The Father sent an angel to strengthen him.

Again and again you hear testimony to how the Lord brings just the right support to his people at the right time to see them through.

 It doesn’t mean its easy though.

 For Jesus, the pain of what he was facing was still huge.

He didn’t stop and say, ‘I’ve committed it to the Lord, so that’s that.’


 He was in agony of spirit, soul, mind and body at what lay before him, so v44 ‘he prayed more earnestly’ and it’s recorded ‘his sweat was like drops of blood falling to the ground…’

 Our bodies, minds, spirits, souls are all interlinked – when one is in anguish it affects the others – if someone is emotionally disturbed, it’s likely to affect them physically too. When we are physically ill it affects our emotional state too. And often for some, it can affect their spiritual state too. That’s why Jesus kept telling his disciples to pray so that they would not fall into temptation…..

 Because when things aren’t right in our lives, we are more vulnerable to attack from Satan’s temptations, more likely to give way to whatever it may be that provides an easy way out or gives some relief, or helps us block out the things we are facing…. but Jesus says the most important thing we can do at those times is to pray, to pray that we do not fall foul of temptation…. and he models it for us…. he persists in crying out to his Father – he has said ‘not my will, but yours be done.’ But it doesn’t stop him crying out to his Father in earnest, laying everything before him.

 I guess many of us have known what it is to face a situation that makes us so nervous, so uptight, that we start to sweat profusely, and it has nothing to do with having done a good workout at the gym. For Jesus the pain of what he was to face was so great it caused him to sweat drops of blood – a condition called hematidrosis – caused when the net of blood vessels around the sweat glands constrict under extreme stress and then are released and rupture causing blood to be excreted through the sweat glands with the sweat. Cases have been recorded in recent times of those in fear facing execution, rape, and severe storms whilst sailing.


Jesus went through all this out of love for you and love for me.

Even though humanly speaking he wanted to escape what lay ahead of him, he still said to his Father, ‘Not my will, but yours be done.’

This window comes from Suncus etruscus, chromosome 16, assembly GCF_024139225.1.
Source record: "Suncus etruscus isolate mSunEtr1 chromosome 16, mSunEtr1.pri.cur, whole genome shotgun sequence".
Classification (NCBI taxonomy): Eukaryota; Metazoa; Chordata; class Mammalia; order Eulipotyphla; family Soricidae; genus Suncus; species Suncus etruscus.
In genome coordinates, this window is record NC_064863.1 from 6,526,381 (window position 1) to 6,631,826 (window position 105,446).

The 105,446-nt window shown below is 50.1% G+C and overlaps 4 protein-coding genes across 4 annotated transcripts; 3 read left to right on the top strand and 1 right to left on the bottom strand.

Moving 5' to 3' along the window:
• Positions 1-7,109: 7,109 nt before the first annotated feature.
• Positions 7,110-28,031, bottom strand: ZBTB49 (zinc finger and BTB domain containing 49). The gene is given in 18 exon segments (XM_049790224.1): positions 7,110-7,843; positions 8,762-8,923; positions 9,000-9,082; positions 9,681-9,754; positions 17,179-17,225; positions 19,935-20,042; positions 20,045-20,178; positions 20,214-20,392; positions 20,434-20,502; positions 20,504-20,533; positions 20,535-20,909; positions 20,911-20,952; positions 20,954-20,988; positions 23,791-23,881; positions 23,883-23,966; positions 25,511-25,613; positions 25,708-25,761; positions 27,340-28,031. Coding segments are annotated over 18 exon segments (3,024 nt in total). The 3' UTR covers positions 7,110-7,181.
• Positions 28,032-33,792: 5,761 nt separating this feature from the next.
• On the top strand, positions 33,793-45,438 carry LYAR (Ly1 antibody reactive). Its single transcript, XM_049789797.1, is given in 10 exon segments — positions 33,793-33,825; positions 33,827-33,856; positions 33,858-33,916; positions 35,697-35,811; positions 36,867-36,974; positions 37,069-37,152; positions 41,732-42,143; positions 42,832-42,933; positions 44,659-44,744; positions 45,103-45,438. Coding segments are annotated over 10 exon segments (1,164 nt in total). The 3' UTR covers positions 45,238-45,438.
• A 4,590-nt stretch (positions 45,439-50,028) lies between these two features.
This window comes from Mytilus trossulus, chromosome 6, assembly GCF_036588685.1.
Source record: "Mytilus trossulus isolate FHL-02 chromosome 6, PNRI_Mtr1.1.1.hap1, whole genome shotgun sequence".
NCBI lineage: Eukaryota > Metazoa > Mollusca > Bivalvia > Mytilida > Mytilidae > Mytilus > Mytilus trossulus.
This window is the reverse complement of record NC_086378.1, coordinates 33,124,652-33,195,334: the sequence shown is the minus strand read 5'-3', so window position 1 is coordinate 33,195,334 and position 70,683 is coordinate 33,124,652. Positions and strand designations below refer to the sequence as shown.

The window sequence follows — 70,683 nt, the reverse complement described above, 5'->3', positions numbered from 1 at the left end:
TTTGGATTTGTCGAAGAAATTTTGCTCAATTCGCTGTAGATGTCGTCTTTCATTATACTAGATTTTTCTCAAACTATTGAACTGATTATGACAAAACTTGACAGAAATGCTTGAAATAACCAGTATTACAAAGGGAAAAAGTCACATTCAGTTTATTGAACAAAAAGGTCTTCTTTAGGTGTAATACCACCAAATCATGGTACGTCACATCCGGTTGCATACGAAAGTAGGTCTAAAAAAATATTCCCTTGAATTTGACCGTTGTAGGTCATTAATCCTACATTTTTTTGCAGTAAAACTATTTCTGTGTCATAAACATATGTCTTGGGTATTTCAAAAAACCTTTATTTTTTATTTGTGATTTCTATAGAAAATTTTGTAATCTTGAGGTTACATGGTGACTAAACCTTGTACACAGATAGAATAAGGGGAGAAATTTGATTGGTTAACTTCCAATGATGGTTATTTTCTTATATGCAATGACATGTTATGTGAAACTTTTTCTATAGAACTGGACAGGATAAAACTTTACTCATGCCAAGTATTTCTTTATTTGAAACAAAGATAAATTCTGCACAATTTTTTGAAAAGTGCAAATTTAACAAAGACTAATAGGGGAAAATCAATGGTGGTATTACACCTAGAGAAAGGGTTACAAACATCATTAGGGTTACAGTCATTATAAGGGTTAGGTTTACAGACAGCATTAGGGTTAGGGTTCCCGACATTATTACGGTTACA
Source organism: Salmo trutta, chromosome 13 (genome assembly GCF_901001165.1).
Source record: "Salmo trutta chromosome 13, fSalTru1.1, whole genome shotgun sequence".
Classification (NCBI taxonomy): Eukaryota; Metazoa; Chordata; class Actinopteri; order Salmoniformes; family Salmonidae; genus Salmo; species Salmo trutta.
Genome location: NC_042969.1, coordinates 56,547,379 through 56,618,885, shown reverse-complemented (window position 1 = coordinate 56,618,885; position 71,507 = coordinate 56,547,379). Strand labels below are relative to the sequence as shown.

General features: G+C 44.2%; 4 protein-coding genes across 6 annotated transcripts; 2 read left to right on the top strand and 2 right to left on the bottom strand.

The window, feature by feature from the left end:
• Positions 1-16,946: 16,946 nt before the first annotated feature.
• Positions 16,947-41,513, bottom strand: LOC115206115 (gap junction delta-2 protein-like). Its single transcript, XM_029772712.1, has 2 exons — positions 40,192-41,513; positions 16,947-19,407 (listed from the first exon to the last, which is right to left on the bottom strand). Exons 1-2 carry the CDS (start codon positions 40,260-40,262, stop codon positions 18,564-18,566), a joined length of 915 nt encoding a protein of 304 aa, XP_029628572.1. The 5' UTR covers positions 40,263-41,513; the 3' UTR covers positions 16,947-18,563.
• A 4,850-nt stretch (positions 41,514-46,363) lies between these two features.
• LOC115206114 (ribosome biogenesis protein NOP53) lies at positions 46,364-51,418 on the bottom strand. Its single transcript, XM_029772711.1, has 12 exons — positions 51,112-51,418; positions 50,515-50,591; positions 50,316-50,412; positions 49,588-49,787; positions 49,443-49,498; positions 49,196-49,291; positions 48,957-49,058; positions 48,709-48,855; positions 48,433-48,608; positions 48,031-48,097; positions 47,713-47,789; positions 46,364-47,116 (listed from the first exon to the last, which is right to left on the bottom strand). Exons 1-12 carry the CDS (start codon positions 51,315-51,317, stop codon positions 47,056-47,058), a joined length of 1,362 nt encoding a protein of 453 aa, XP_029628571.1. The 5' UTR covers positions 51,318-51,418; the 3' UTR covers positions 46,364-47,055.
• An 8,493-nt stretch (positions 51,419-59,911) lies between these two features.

Perhaps as he prayed he would have been reminded in the midst of his anguish of what would be accomplished by all that lay ahead as Isaiah the prophet had recorded– that his punishment would bring to us peace, that he would see his Father’s purposes established and new people being brought into his Father’s family, that he would see again the light of life and be satisfied, and that his sacrifice would justify many.

 I don’t know about you, but the knowledge that Jesus would do that, hold true inspite of all he felt fills me with gratitude and thanksgiving. It fills me with admiration. It fills me with a consciousness that in and of myself, seeing how his friends failed, that without the help of the Holy Spirit and my brothers and sisters in Christ I am likely to fail too. I am so grateful when others stand alongside me in prayer. Maybe you need someone to stand alongside you in prayer. Members of the prayer team are available after the service, but if as we worship you would like someone to pray with you now, come down to the front as we continue in worship and we’ll come and pray with you.

 I’ve asked Julie if I can lead us into worship with a song and then she’ll come and continue to lead us together in our worship.

 Thank you for saving me

 Thank you for saving me, what can I say?
You are my everything, I will sing your praise.
You shed your blood for me, what can I say?
You took my sin and shame,
a sinner called by name.

Great is the Lord,
Great is the Lord,
For we know your truth has set us free,
You’ve set your hope in me.